“My boxing career began going up very fast,” said Kovalev as Duva quickly signed the man who would become known as “The Krusher”.  Kovalev began fighting on HBO on a regular basis while becoming a force to be reckoned with in the light heavyweight division.  On November 8, 2014, Kovalev became the IBF’s champion with a dominant victory over future Hall of Fame inductee Bernard Hopkins.

“For everything that I am fighting for, in my life, in the ring, right now I understand that I passed a very long road on the path to come here, and every day, I get a new motivation.  I’m still here, and I’m still undefeated and continuing to reach my goals and my dreams.”

Sergey Kovalev vs. Andre Ward for the International Boxing Federation light heavyweight title takes place November 19, 2016 live on HBO pay per view from the T-Mobile Arena in Las Vegas, Nevada. 

Kovalev Open Workout

By: Raymundo Dioses



International Boxing Federation Light Heavyweight World Champion Sergey “Krusher” Kovalev held an open workout last week in preparation of his title defense against Andre Ward on November 19, 2016.

Kovalev (30-0-1, 26 KOs) seems confident heading into the main event of the HBO pay-per-view telecast. 

 “I work out morning time. After this some massage therapy, some treatments, after this some rest, little bit nap, cook the food, take a rest and go again to work out. Today two work outs, this was just the first. My plan was a little broke today because usually my first workout is morning time, but right now already almost 3pm. My interview is a workout [laughs].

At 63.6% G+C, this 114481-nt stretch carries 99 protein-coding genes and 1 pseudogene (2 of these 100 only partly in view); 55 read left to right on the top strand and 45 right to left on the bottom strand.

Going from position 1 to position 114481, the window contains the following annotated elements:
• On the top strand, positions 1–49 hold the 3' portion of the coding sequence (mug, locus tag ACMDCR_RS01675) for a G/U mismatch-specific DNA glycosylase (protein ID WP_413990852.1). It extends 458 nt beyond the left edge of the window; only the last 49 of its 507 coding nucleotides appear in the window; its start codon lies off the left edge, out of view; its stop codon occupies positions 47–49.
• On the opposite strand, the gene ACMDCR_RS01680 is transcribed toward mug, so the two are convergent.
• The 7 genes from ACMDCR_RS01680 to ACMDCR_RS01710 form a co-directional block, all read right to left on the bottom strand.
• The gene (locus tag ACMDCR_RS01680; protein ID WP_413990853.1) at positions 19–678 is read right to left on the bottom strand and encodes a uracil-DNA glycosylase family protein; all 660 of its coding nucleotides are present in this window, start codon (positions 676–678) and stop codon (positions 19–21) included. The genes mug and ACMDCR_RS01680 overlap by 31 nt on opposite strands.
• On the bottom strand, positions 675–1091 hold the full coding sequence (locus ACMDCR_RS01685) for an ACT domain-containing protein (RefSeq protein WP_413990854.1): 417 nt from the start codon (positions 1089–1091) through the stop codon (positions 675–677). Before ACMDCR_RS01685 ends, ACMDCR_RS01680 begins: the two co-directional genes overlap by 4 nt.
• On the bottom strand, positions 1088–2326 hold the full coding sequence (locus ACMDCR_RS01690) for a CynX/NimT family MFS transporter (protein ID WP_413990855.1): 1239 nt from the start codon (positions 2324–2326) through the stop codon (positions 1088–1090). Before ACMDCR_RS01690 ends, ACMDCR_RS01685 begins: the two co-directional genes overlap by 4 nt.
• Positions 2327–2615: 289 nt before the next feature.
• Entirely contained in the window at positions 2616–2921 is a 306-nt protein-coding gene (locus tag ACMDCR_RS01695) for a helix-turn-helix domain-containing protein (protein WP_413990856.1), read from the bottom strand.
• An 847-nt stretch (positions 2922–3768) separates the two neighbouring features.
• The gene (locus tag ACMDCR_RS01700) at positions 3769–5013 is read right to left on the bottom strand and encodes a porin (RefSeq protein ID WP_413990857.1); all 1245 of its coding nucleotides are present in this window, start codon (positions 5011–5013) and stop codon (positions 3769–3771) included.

“I’m excited and everything is going good. I’m waiting for this day, November 19, and I am ready to fight,” said Kovalev, who is defending the IBF title for the fifth time when he meets Ward at the new T-Mobile Arena in Las Vegas.

Kovalev has held the title since November 2014, when he dethroned future Hall of Famer Bernard Hopkins.  The Russian native was quick to cite what else he got since lifting the IBF belt from Hopkins, which will help him once he steps in with Ward later this month. 

“I got some experience from my fight against Bernard Hopkins. He showed that never give up. That you should to fight all 12 rounds and hope for your win.”

Ward will be coming off two wins this year over Alexander Brand and more recently Sullivan Barrera.  Prior to the Barrera fight in August 2016, Ward fought just once in 2015 and had nearly two years of inactivity from 2013 to 2015.  Regardless, Kovalev is expecting the best Ward on fight night. 

“I think he (Ward) will look much better in my fight November 19 because he long time didn’t fight, couple years he had a rest and Sullivan Barrera was first fight when he returned. And with Alexander Brand he was better than against Sullivan Barrera. I accept that he’s going to look much better November 19. In best shape.”

Hart Successfully Defends USBA Title


By: Raymundo Dioses

Rising super middleweight Jessie Hart successfully defended the USBA title in emphatic fashion on November 4, 2016 with a with a third round knockout over Andrew Hernandez at the Treasure Island Casino in Las Vegas, Nevada.

Philadelphia’s Hart, (21-0, 17KO) scored a knockdown via left hook in the first frame and eventually overwhelmed Hernandez in the third, prompting referee Robert Byrd to call a halt to the bout at the 1:59 mark. 

Hart has held the USBA title since winning it on May 2, 2015 on the Manny Pacquiao vs. Floyd Mayweather undercard, a TKO over Mike Jimenez, and with the win over Hernandez, has successfully defended the title three times.

Convention 2017 Update/Reservations Information



To learn more about the destination go to:

Room rates Hilton St. Petersburg Bayfront :

$139/Single/Double Occupancy (Call Hotel directly for this option:727-894-5000 EXT 7098/ Group IBF)

$149/Single Occupancy with Buffet Breakfast included

$159/Double Occupancy with Buffet Breakfast included

*An additional $20 will be added per person for Triple and Quad occupancy and will include breakfast.